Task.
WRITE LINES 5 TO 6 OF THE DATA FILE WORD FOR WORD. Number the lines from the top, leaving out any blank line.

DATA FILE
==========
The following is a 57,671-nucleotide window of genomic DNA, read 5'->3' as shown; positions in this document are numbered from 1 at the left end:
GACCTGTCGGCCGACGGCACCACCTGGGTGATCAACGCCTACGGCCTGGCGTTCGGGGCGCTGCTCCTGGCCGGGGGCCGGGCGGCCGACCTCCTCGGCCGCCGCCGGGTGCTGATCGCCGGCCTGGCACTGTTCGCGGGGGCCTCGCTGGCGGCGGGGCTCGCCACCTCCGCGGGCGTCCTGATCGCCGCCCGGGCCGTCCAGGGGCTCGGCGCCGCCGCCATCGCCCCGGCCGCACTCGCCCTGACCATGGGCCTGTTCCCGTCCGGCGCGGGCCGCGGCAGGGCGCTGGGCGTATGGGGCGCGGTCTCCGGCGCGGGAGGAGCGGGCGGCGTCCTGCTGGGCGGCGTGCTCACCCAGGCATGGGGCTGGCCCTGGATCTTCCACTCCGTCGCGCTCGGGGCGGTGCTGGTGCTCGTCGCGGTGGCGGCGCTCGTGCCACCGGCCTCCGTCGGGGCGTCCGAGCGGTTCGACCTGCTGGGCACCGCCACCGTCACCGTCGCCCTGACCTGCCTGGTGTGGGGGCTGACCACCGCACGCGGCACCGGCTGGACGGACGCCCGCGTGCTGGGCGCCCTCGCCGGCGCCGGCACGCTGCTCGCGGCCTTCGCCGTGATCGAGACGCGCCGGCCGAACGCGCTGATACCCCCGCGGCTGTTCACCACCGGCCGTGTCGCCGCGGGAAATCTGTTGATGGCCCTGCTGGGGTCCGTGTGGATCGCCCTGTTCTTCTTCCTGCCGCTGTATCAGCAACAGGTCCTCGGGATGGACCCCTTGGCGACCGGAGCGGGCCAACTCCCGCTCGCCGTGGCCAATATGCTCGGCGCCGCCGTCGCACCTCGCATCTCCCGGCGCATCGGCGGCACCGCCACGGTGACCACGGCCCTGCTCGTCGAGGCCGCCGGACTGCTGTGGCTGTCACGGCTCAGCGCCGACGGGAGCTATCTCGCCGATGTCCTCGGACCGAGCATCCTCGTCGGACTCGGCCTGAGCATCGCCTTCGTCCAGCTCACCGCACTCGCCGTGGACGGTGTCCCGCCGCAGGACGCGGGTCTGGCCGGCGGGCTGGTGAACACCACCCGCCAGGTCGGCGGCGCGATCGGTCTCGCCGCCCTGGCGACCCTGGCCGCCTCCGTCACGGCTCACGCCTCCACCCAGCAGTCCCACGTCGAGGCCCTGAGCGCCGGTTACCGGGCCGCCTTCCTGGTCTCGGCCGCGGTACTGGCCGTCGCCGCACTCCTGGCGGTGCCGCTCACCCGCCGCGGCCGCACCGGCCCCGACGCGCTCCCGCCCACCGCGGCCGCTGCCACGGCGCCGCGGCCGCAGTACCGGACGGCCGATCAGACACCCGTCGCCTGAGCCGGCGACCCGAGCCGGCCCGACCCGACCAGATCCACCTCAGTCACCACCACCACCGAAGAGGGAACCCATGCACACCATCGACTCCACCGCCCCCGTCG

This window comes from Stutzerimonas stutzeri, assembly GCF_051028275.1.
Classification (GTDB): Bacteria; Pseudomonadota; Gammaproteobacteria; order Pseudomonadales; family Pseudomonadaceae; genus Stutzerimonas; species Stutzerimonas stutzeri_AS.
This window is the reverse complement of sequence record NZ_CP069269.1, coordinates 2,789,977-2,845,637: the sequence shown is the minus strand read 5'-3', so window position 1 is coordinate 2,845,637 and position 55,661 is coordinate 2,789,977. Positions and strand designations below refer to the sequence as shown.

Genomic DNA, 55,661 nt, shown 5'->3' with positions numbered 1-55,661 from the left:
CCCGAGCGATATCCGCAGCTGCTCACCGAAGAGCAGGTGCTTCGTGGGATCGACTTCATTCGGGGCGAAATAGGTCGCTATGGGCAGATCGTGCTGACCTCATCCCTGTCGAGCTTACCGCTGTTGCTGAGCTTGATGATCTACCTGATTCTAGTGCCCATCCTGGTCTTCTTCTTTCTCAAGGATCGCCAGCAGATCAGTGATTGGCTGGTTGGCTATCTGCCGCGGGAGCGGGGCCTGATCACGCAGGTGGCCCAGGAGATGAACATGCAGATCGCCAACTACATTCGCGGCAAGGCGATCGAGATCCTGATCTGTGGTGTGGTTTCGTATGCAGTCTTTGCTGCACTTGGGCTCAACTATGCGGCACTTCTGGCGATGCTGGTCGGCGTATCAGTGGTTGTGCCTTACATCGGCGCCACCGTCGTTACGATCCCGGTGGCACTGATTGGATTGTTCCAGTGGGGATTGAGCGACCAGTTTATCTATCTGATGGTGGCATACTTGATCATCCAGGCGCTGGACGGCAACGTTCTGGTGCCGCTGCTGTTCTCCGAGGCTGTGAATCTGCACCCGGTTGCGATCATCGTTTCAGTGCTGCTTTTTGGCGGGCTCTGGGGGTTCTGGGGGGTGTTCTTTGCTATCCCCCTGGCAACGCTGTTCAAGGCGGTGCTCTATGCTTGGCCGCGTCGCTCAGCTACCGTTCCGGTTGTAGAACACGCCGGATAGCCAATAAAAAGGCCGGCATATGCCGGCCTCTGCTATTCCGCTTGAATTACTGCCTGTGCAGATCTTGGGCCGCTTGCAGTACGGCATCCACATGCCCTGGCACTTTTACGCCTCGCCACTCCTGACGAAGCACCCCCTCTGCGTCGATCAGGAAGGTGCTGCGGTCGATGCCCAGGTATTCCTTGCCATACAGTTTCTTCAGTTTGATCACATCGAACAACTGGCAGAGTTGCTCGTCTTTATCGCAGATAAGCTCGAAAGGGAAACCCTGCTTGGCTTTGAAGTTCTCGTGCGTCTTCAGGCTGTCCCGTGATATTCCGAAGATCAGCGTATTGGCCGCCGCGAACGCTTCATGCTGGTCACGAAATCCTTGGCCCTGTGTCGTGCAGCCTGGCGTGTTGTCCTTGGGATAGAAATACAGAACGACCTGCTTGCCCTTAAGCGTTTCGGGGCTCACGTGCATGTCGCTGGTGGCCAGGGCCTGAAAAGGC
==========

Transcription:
This window is the reverse complement of sequence record NZ_CP069269.1, coordinates 2,789,977-2,845,637: the sequence shown is the minus strand read 5'-3', so window position 1 is coordinate 2,845,637 and position 55,661 is coordinate 2,789,977. Positions and strand designations below refer to the sequence as shown.

Genomic DNA, 55,661 nt, shown 5'->3' with positions numbered 1-55,661 from the left: